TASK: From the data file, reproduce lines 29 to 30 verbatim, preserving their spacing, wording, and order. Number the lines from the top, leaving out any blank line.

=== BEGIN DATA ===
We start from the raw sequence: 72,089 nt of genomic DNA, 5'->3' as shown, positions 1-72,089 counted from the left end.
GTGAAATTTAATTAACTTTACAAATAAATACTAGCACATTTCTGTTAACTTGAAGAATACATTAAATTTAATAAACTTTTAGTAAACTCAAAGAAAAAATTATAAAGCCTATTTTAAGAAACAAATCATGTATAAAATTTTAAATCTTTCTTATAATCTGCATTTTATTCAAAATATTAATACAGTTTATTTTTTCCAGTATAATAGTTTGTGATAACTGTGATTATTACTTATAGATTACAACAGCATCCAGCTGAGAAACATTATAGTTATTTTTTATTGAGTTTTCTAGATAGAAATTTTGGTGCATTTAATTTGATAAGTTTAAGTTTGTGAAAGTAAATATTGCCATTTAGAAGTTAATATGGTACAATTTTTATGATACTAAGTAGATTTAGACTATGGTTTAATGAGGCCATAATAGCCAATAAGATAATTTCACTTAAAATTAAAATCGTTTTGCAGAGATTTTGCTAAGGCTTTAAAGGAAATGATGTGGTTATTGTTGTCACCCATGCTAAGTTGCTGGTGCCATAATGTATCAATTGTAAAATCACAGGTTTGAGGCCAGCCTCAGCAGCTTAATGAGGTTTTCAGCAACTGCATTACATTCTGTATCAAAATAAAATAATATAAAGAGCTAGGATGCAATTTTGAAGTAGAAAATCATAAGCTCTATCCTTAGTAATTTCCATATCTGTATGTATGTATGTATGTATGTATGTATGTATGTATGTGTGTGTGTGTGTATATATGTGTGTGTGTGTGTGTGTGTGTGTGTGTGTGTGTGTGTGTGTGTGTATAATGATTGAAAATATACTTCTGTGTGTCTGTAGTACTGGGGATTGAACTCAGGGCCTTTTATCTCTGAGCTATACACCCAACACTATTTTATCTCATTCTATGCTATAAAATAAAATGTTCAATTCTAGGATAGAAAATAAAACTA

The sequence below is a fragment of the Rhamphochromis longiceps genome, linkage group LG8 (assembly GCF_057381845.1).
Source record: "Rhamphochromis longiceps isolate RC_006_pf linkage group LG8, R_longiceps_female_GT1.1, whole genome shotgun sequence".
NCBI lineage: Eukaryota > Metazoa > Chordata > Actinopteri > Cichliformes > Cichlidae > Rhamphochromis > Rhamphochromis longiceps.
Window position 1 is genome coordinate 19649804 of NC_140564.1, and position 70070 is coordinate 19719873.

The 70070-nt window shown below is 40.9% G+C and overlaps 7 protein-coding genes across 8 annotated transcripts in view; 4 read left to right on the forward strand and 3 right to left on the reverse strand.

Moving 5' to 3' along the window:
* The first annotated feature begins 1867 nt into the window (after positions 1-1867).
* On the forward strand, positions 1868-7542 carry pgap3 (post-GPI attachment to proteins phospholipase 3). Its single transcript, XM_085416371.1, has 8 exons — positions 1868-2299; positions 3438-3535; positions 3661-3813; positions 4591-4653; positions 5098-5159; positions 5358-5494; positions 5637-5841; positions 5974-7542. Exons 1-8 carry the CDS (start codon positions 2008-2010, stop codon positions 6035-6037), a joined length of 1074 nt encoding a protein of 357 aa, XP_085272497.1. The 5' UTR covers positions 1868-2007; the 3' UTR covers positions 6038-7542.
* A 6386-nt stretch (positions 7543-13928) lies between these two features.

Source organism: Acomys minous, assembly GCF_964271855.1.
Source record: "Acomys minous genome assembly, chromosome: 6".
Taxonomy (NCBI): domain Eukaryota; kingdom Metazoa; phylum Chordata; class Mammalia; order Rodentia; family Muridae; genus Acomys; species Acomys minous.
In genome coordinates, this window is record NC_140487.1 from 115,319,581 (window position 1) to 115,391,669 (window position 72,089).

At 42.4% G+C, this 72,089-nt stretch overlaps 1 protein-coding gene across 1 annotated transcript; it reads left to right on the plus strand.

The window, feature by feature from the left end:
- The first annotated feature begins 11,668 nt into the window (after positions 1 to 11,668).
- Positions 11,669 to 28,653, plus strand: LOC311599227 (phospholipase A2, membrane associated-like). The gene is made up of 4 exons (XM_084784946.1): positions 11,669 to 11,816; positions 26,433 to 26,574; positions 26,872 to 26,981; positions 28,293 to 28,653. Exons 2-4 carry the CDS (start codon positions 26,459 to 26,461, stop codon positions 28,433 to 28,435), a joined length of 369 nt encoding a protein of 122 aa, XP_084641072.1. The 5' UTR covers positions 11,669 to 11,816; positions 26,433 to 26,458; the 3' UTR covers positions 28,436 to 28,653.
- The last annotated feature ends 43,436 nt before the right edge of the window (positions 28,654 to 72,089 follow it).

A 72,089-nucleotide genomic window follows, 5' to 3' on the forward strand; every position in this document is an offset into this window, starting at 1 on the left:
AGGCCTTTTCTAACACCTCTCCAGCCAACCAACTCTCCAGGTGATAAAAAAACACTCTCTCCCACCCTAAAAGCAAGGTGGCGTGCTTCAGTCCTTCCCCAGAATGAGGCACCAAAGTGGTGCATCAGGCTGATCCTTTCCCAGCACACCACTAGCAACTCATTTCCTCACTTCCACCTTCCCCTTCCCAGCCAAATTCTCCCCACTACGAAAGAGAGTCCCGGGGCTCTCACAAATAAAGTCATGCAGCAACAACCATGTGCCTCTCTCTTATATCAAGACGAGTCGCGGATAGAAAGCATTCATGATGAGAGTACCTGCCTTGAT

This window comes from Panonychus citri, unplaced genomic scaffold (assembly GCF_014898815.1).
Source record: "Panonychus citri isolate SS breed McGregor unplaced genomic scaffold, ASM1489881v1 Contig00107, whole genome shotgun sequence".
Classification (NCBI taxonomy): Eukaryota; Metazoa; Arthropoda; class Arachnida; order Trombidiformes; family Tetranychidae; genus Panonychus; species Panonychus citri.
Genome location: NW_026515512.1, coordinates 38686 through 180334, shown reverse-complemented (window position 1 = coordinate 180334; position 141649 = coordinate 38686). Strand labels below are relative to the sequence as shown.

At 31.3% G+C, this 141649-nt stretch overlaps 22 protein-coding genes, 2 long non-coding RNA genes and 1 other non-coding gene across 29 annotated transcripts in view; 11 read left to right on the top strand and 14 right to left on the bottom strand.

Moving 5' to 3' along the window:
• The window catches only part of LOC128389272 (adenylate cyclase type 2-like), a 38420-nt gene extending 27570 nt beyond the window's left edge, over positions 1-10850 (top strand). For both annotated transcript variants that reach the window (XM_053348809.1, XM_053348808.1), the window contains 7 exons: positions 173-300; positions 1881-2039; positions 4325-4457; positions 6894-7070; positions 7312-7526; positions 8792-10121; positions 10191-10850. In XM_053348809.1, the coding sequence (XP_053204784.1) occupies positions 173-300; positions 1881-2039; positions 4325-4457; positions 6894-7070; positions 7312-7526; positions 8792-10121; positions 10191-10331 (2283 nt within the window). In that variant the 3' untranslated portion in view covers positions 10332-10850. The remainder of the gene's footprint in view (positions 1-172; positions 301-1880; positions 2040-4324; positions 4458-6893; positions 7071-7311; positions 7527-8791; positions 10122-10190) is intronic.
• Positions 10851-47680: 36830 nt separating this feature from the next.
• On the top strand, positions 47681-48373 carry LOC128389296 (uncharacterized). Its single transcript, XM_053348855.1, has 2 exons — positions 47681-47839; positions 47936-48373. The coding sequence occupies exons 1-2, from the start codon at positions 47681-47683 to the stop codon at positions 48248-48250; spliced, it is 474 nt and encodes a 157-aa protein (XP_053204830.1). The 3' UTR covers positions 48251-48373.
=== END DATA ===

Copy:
• The window catches only part of LOC128389272 (adenylate cyclase type 2-like), a 38420-nt gene extending 27570 nt beyond the window's left edge, over positions 1-10850 (top strand). For both annotated transcript variants that reach the window (XM_053348809.1, XM_053348808.1), the window contains 7 exons: positions 173-300; positions 1881-2039; positions 4325-4457; positions 6894-7070; positions 7312-7526; positions 8792-10121; positions 10191-10850. In XM_053348809.1, the coding sequence (XP_053204784.1) occupies positions 173-300; positions 1881-2039; positions 4325-4457; positions 6894-7070; positions 7312-7526; positions 8792-10121; positions 10191-10331 (2283 nt within the window). In that variant the 3' untranslated portion in view covers positions 10332-10850. The remainder of the gene's footprint in view (positions 1-172; positions 301-1880; positions 2040-4324; positions 4458-6893; positions 7071-7311; positions 7527-8791; positions 10122-10190) is intronic.
• Positions 10851-47680: 36830 nt separating this feature from the next.